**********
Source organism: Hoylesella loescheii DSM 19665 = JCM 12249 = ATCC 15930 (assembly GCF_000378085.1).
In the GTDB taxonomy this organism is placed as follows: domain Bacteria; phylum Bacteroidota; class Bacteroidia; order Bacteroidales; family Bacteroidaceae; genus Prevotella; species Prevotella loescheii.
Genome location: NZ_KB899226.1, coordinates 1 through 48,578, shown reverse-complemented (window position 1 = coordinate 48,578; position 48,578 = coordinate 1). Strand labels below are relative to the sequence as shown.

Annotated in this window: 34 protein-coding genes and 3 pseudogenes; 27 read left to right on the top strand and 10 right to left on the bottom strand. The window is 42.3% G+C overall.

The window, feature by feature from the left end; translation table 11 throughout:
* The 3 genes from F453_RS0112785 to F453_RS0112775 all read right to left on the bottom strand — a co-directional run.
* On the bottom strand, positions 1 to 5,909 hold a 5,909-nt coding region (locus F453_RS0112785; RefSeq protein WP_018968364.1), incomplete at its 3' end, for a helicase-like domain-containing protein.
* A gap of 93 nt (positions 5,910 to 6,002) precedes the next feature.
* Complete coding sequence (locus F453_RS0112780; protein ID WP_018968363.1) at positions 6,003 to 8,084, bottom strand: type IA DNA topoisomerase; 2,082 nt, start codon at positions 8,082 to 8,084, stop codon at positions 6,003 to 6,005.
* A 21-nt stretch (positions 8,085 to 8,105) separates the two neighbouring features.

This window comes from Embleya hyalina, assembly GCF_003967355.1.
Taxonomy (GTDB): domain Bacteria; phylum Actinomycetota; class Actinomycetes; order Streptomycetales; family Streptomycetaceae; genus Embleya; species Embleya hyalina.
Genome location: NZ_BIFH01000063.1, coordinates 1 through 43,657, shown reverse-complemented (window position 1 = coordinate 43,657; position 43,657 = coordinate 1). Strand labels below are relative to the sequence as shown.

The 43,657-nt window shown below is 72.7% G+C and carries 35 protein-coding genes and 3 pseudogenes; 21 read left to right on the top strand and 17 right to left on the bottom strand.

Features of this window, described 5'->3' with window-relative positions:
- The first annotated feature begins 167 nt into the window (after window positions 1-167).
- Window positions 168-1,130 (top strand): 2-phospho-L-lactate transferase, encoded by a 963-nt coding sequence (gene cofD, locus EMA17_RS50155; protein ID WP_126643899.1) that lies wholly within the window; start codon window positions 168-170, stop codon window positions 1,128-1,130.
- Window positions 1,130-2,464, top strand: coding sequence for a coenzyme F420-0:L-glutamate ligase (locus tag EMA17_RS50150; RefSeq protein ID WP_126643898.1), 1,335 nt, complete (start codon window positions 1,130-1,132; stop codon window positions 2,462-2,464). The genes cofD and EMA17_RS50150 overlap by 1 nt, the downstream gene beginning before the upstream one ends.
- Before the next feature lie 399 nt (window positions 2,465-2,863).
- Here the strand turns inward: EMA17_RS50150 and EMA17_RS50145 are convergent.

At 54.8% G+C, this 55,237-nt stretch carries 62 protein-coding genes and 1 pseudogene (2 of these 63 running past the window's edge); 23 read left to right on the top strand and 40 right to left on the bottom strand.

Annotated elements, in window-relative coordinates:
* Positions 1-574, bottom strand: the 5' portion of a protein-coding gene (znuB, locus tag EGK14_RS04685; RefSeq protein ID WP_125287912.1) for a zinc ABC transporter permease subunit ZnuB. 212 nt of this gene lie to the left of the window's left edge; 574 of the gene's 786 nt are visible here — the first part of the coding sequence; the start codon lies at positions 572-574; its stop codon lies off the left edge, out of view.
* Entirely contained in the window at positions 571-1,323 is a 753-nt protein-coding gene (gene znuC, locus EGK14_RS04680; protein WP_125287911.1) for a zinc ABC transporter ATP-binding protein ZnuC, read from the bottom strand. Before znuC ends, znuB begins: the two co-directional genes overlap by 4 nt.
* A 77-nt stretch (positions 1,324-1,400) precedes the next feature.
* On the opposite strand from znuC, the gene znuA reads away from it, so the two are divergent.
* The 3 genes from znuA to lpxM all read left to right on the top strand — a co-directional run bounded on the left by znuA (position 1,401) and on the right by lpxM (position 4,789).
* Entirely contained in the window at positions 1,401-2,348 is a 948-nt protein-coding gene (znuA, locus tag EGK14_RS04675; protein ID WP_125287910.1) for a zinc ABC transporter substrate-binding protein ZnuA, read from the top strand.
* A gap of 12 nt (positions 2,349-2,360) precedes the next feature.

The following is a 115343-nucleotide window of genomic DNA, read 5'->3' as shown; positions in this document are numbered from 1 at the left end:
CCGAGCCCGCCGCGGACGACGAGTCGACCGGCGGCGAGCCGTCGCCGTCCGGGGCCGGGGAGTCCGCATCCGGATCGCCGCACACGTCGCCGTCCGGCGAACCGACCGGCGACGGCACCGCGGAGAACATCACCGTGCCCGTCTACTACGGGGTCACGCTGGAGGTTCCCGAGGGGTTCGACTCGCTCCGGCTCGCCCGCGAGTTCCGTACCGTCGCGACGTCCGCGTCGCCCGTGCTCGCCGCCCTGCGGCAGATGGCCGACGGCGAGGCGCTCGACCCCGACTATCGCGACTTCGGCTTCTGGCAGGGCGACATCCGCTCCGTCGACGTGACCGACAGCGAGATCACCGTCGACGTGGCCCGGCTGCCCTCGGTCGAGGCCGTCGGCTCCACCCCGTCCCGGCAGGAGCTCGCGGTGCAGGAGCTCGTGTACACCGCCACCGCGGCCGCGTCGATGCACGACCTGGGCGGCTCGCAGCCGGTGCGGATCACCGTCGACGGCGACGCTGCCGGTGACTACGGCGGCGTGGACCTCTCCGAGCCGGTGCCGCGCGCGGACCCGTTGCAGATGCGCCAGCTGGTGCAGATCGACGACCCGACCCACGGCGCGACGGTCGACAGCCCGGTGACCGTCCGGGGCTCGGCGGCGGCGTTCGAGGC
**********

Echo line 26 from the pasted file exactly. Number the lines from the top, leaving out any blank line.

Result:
* On the opposite strand from znuC, the gene znuA reads away from it, so the two are divergent.